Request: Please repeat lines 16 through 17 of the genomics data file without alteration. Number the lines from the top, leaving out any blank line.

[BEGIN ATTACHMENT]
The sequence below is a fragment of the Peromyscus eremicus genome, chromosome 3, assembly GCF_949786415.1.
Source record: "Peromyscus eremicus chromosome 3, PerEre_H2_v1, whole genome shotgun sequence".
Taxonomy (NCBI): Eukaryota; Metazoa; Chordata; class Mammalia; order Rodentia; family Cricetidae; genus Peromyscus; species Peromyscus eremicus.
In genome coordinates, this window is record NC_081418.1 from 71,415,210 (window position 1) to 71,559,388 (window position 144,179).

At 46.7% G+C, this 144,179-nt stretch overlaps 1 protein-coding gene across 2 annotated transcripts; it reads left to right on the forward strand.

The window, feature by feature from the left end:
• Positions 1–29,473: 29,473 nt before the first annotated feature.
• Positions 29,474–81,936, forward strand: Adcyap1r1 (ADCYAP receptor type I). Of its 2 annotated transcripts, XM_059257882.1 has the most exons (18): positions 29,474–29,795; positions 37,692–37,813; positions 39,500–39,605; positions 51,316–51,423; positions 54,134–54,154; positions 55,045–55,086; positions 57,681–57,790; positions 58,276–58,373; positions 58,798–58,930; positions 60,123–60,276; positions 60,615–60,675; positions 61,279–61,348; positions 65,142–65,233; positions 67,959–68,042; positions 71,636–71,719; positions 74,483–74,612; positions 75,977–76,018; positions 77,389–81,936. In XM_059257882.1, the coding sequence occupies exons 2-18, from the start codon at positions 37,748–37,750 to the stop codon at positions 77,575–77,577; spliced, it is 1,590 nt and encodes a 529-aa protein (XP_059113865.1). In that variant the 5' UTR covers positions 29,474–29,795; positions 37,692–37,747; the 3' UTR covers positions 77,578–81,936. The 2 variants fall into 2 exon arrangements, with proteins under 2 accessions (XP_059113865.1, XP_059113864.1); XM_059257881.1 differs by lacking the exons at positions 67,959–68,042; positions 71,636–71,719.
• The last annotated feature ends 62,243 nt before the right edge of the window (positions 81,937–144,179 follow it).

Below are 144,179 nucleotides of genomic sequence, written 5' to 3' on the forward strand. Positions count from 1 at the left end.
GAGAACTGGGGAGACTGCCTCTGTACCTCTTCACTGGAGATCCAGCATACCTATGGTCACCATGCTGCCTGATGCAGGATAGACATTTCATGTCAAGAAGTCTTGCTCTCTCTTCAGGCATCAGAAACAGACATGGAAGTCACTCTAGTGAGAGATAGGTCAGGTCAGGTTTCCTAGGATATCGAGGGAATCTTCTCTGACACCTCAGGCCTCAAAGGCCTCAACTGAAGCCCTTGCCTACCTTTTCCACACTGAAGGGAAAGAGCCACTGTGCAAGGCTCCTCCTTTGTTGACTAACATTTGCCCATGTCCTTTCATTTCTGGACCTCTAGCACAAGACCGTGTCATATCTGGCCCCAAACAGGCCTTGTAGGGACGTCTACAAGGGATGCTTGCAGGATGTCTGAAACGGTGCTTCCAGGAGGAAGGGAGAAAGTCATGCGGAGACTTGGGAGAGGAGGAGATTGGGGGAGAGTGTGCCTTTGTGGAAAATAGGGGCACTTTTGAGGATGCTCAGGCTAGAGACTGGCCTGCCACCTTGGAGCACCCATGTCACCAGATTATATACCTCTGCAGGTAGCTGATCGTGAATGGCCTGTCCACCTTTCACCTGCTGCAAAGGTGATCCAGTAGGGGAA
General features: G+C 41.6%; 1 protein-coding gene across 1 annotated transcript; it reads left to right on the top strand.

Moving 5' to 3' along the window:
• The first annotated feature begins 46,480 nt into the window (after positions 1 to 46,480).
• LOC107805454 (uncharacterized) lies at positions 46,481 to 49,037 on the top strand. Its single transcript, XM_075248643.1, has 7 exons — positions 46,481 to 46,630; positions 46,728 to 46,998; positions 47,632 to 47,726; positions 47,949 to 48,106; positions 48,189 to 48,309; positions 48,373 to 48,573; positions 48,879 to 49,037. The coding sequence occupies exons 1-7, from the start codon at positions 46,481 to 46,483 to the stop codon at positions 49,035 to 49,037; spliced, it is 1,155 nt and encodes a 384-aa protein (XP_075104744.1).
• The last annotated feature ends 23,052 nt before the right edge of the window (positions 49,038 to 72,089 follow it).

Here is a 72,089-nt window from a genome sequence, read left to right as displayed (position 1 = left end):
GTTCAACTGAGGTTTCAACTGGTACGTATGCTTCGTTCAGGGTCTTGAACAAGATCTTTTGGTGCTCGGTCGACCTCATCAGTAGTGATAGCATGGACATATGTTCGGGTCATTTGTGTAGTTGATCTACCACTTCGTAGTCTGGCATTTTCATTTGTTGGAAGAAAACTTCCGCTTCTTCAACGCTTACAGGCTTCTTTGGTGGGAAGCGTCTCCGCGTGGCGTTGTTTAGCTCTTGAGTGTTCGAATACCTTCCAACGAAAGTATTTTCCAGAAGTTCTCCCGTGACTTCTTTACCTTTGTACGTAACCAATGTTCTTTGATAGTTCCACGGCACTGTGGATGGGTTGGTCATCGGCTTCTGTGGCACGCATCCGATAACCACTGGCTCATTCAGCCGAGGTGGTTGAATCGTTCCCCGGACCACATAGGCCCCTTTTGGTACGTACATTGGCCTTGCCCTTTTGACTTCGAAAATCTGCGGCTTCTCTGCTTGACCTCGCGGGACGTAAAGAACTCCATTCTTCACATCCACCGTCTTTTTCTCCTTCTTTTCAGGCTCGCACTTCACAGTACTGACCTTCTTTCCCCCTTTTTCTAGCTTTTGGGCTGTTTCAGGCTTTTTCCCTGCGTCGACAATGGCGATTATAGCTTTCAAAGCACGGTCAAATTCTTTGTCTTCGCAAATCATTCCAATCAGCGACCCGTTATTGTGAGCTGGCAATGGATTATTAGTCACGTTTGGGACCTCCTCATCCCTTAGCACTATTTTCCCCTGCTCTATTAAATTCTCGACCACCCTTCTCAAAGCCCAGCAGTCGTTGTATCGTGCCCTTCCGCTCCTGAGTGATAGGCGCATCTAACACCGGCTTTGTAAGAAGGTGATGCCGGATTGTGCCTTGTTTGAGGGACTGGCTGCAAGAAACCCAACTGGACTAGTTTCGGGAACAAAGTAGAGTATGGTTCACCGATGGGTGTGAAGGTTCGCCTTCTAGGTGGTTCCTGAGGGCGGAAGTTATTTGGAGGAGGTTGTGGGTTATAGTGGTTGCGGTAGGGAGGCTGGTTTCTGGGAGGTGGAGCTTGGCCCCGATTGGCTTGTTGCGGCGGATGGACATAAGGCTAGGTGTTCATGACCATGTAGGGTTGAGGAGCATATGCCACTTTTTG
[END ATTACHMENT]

• The last annotated feature ends 23,052 nt before the right edge of the window (positions 49,038 to 72,089 follow it).

Here is a 72,089-nt window from a genome sequence, read left to right as displayed (position 1 = left end):